In May 2023, SWE set up a training advisory forum to bring together employers, course providers and social workers to support the body in implementing guidance.

Routes into social work

A three-year social work degree or a two-year master's are the main routes into children's social work. University courses include two placements. There are 83 providers delivering 297 courses.

Bursaries are available for 2,500 undergraduates and offer £4,862.50 (£5,262.50 in London) for the final two years of study. The postgraduate rate for 1,500 students is £3,362.50 (£3,762.50 in London).

Three-year university and employer-run integrated degree apprenticeships and fast-track routes are also available.

Fast-track providers include employer-based 14-month programme Step Up to Social Work for graduates, who receive a £19,833 bursary. Applications for the next Step Up to Social Work cohort in 2024 closed in April this year.

Child Protection

In May the DfE awarded fast-track provider Frontline a contract to train 500 specialist child protection social workers a year for three years from September 2024. Participants qualify as a social worker after their first year on the three-year programme. They can also complete a fully-funded Msc in advanced relationship-based social work practice with children and families in their final year.

Frontline's programme starts with a four-week readiness to practice stage, the majority of which is delivered online, with three days of residential teaching and regional events. The first year includes a 200-day placement at a council or children's trust with the second year focused on continuous professional development and mentoring. Frontline covers tuition fees and participants receive a tax-exempt bursary of £18,000, or £20,000 in London. According to the training body 99 per cent of those who qualify on the programme go on to work in social work.

The Centre of Expertise on Child Sexual Abuse (CSA Centre), offers 27 training courses around child sexual abuse issues. Tailored training for designated safeguarding leads, social workers and those in education and police forces is also available covering topics such as sibling sexual abuse. New CSA Centre courses for 2023 focus on multi-agency working and child sexual exploitation among other issues.

Post-qualifying training

The British Association of Social Workers (BASW) offers a range of opportunities for continuing professional development (CPD). Programmes on offer in 2023 include the online Child Protection Social Work Masterclass series, covering issues such as ethical challenges and substance misuse. BASW plans to launch online learning material to support social workers who qualified overseas and come to work in the UK, training for out of hours social workers, and sessions on neurodiversity and relational social work.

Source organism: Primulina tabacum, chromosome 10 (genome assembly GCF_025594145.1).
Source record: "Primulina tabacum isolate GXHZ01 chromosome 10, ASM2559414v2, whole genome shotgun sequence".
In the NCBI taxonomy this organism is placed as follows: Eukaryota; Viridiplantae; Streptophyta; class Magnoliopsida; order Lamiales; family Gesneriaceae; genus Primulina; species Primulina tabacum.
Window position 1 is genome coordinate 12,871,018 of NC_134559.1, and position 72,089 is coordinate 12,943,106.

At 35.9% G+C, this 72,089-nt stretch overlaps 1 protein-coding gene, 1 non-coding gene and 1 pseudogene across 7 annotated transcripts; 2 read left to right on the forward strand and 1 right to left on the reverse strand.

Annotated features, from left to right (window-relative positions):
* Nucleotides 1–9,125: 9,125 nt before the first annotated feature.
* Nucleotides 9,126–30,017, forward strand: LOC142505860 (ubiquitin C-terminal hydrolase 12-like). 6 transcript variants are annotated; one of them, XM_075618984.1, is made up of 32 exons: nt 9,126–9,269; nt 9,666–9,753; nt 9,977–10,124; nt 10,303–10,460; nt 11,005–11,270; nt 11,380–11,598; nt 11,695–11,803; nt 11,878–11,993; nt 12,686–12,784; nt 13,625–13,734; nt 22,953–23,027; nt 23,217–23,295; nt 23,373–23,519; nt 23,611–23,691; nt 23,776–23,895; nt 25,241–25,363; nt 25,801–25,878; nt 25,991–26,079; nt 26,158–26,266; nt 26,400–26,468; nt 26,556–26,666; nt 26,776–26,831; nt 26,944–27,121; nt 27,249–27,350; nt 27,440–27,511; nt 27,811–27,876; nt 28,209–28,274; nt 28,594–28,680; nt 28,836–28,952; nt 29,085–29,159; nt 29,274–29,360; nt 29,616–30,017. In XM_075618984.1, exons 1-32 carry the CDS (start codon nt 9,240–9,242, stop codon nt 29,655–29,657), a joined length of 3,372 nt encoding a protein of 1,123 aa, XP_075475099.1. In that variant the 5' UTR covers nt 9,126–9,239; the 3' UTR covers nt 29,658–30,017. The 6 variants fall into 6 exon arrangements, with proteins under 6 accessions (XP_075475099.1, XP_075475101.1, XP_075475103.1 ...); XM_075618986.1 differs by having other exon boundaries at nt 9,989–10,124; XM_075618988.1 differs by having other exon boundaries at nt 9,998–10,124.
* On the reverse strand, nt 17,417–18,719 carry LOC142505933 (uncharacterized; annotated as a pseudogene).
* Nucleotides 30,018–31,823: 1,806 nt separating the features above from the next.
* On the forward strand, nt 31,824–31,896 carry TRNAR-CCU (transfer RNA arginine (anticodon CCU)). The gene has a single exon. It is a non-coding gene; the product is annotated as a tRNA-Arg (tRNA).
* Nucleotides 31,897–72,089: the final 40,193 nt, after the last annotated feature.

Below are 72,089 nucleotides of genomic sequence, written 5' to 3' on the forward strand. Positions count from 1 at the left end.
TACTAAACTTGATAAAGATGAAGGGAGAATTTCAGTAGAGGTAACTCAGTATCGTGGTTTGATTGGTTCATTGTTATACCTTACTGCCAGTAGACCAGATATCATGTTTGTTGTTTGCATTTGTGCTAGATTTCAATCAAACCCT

Frontline's Pathways CPD programme focuses on building social workers' leadership skills. The course is funded by the DfE and run in partnership with North Yorkshire County Council and Foundations, the What Works Centre for Children & Families. It offers training for supervisors, middle managers, heads of service and practice leaders. As of June 2023, more than 900 social workers have started the programme since it launched in 2022.

Residential care

The government's Stable Homes, Built on Love report says it will work with councils to create regional care co-operatives to plan, commission and deliver care in two areas with a view to an England-wide roll out.

This report also outlines plans to develop professional registration of the children's residential care workforce and explore the development of a leadership programme for new managers. This would run alongside a new knowledge and skills statement and training for all managers.

The government is also committed to undertaking a workforce census and highlighting case studies of good practice in recruitment, retention, qualifications, and training.

The 2023 State of the Sector survey by the Children's Homes Association (CHA) found nearly three quarters of providers say they are facing significant recruitment and retention challenges.

The CHA has concerns over the effectiveness of the government's proposals. Its deputy chief executive Mark Kerr describes plans for regional care co-operatives as “pie in the sky”, especially moves to pool budgets among councils that are already tackling deficits.

Meanwhile, he claims the workforce census is “not fit for purpose” because only a random sample of staff were asked for information.

CHA head of policy strategy Jen Robins worries that plans for professional registration of the workforce will be implemented in England ahead of the results of analysis into the effectiveness of the move. Registration will require a change in the law that could be introduced in 2024's parliamentary session.

Training for residential workers in supporting children with complex needs include a Level 3 course in therapeutic work with children and young people run by residential school Mulberry Bush. This has an option to continue to a Level 5 foundation degree, validated by the University of the West of England. Meanwhile, the Crossfield Institute, offers a Level 3 certificate in therapeutic group work with children and young people.